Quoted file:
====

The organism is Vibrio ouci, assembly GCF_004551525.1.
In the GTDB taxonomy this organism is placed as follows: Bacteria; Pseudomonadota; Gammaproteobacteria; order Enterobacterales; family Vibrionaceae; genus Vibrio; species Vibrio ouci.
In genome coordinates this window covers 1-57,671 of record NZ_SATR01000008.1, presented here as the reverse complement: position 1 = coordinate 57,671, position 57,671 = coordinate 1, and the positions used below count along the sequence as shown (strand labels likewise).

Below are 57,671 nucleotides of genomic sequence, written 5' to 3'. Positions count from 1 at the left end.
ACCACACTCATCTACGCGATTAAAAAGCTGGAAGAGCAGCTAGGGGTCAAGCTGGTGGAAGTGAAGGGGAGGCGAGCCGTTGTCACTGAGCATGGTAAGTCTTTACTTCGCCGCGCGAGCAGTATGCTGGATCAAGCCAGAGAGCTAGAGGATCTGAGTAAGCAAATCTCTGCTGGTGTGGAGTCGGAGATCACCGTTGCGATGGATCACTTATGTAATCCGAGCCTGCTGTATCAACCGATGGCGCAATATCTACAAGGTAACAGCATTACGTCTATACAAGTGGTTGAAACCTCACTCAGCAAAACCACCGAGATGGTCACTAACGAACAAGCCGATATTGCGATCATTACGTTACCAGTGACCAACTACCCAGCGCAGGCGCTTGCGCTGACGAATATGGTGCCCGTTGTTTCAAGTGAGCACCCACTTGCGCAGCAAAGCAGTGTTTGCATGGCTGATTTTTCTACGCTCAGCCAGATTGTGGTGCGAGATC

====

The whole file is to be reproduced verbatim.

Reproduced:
The organism is Vibrio ouci, assembly GCF_004551525.1.
In the GTDB taxonomy this organism is placed as follows: Bacteria; Pseudomonadota; Gammaproteobacteria; order Enterobacterales; family Vibrionaceae; genus Vibrio; species Vibrio ouci.
In genome coordinates this window covers 1-57,671 of record NZ_SATR01000008.1, presented here as the reverse complement: position 1 = coordinate 57,671, position 57,671 = coordinate 1, and the positions used below count along the sequence as shown (strand labels likewise).

Below are 57,671 nucleotides of genomic sequence, written 5' to 3'. Positions count from 1 at the left end.
ACCACACTCATCTACGCGATTAAAAAGCTGGAAGAGCAGCTAGGGGTCAAGCTGGTGGAAGTGAAGGGGAGGCGAGCCGTTGTCACTGAGCATGGTAAGTCTTTACTTCGCCGCGCGAGCAGTATGCTGGATCAAGCCAGAGAGCTAGAGGATCTGAGTAAGCAAATCTCTGCTGGTGTGGAGTCGGAGATCACCGTTGCGATGGATCACTTATGTAATCCGAGCCTGCTGTATCAACCGATGGCGCAATATCTACAAGGTAACAGCATTACGTCTATACAAGTGGTTGAAACCTCACTCAGCAAAACCACCGAGATGGTCACTAACGAACAAGCCGATATTGCGATCATTACGTTACCAGTGACCAACTACCCAGCGCAGGCGCTTGCGCTGACGAATATGGTGCCCGTTGTTTCAAGTGAGCACCCACTTGCGCAGCAAAGCAGTGTTTGCATGGCTGATTTTTCTACGCTCAGCCAGATTGTGGTGCGAGATC